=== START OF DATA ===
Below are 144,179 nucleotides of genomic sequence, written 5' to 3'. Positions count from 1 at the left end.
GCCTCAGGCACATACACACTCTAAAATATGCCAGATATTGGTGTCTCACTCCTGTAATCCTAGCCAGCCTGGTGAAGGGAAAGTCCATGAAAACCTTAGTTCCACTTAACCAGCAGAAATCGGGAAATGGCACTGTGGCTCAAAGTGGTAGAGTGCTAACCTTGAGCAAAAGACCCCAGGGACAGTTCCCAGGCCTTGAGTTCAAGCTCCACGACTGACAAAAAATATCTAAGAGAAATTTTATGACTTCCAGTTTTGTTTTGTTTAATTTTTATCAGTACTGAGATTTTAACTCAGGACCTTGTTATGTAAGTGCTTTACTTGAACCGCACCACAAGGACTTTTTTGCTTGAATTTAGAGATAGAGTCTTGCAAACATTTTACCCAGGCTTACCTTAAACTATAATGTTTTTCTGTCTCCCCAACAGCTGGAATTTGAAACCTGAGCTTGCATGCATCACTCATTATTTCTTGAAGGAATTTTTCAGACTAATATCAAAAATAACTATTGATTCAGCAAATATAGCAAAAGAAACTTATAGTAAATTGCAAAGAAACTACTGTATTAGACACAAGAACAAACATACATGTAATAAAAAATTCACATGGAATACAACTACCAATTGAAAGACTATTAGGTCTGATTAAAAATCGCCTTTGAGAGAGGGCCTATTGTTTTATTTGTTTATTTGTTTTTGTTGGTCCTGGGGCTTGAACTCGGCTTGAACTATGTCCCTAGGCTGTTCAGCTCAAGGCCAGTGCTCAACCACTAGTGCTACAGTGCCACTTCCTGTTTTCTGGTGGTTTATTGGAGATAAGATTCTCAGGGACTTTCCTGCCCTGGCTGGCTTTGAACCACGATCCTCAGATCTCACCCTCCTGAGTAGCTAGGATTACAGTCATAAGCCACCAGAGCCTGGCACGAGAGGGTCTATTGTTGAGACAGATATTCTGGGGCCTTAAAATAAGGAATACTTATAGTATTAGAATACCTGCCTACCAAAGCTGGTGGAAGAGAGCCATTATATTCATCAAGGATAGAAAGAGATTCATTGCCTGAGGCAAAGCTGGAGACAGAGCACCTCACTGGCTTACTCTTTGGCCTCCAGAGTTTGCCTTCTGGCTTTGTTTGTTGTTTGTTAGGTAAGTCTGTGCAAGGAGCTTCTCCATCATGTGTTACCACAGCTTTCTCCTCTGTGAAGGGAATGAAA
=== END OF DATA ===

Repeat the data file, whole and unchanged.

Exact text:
Below are 144,179 nucleotides of genomic sequence, written 5' to 3'. Positions count from 1 at the left end.
GCCTCAGGCACATACACACTCTAAAATATGCCAGATATTGGTGTCTCACTCCTGTAATCCTAGCCAGCCTGGTGAAGGGAAAGTCCATGAAAACCTTAGTTCCACTTAACCAGCAGAAATCGGGAAATGGCACTGTGGCTCAAAGTGGTAGAGTGCTAACCTTGAGCAAAAGACCCCAGGGACAGTTCCCAGGCCTTGAGTTCAAGCTCCACGACTGACAAAAAATATCTAAGAGAAATTTTATGACTTCCAGTTTTGTTTTGTTTAATTTTTATCAGTACTGAGATTTTAACTCAGGACCTTGTTATGTAAGTGCTTTACTTGAACCGCACCACAAGGACTTTTTTGCTTGAATTTAGAGATAGAGTCTTGCAAACATTTTACCCAGGCTTACCTTAAACTATAATGTTTTTCTGTCTCCCCAACAGCTGGAATTTGAAACCTGAGCTTGCATGCATCACTCATTATTTCTTGAAGGAATTTTTCAGACTAATATCAAAAATAACTATTGATTCAGCAAATATAGCAAAAGAAACTTATAGTAAATTGCAAAGAAACTACTGTATTAGACACAAGAACAAACATACATGTAATAAAAAATTCACATGGAATACAACTACCAATTGAAAGACTATTAGGTCTGATTAAAAATCGCCTTTGAGAGAGGGCCTATTGTTTTATTTGTTTATTTGTTTTTGTTGGTCCTGGGGCTTGAACTCGGCTTGAACTATGTCCCTAGGCTGTTCAGCTCAAGGCCAGTGCTCAACCACTAGTGCTACAGTGCCACTTCCTGTTTTCTGGTGGTTTATTGGAGATAAGATTCTCAGGGACTTTCCTGCCCTGGCTGGCTTTGAACCACGATCCTCAGATCTCACCCTCCTGAGTAGCTAGGATTACAGTCATAAGCCACCAGAGCCTGGCACGAGAGGGTCTATTGTTGAGACAGATATTCTGGGGCCTTAAAATAAGGAATACTTATAGTATTAGAATACCTGCCTACCAAAGCTGGTGGAAGAGAGCCATTATATTCATCAAGGATAGAAAGAGATTCATTGCCTGAGGCAAAGCTGGAGACAGAGCACCTCACTGGCTTACTCTTTGGCCTCCAGAGTTTGCCTTCTGGCTTTGTTTGTTGTTTGTTAGGTAAGTCTGTGCAAGGAGCTTCTCCATCATGTGTTACCACAGCTTTCTCCTCTGTGAAGGGAATGAAA